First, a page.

The Velocet – A Quick And Dirty Guide To War
New York City always cranks out the “next big thing” in post-punk bands, probably more than any other place in the U.S. And now along comes The Velocet, another four-piece mining the early-1980s for buzzing guitars mixed with dancey beats.
The Velocet is led by Michael Davison on lead guitar, vocals and chief songwriting responsibility. They managed to hook up with producer D. James Goodwin to record their debut album A Quick And Dirty Guide To War. This album is tuneful with a serrated melodic edge, but ultimately as disposable as The French Kicks, Radio 4, and other NYC post-punk bands that never did anything new with the old formula.
“Chinatown” starts things off with a bang. A jagged guitar line introduces a song that takes you through a night in the life of a hipster in the Big Apple, from the late night loneliness and desperation to “shooting the pop junk.” It sounds like The Velocet are poking fun at the very scene that they’re a part of. “O Concertina”, the best song on the album, follows. It switches from a straightforward rock number to a new wave breakdown and ultimately provides the best chorus. It also brings Davison’s faux-English accent to the front of the mix, not a surprise when considering the band’s influences.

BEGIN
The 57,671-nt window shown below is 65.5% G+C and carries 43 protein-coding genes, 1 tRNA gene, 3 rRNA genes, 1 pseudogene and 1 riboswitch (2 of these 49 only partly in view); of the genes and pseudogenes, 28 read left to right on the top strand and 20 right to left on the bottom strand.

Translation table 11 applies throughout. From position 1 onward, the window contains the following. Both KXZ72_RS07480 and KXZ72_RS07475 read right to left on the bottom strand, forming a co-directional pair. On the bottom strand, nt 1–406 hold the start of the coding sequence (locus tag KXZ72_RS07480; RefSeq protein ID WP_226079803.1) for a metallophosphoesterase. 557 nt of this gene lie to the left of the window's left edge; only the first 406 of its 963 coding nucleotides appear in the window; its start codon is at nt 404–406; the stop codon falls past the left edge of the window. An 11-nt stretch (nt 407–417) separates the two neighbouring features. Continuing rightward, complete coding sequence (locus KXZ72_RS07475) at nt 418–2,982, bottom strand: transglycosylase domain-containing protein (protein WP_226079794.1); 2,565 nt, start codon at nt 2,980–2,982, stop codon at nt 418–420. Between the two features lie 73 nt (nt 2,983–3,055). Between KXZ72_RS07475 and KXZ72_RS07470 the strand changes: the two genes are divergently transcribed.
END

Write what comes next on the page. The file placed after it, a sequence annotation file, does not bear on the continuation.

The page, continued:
“Alone In Cologne” and “Coronation” are by-the-books rock songs, with “Coronation” showing a small Cure-ish, goth influence that tends to drag over its four-minute running time. “The Turnstiles” uncovers major new wave influences, as a ringing guitar line dances in and out of the heavy backbeat and Davison lays out the story of a darkening relationship.
By the XTC-copping “Ring Around The Room”, A Quick And Dirty Guide To War starts to get pretty repetitive. And that’s because there’s not much dynamic to it overall—just one beat-driven rock track after another.
If you like any of the buzz bands out of NYC or England over the last few years then give this a listen. If you want something that has a little more staying power, I’d recommend you look elsewhere. It’s really too bad too, because the guys playing in this band have some serious credentials in their past. Unfortunately, it’s the uniformity of the songwriting, not the musicianship, that makes this one a long listen.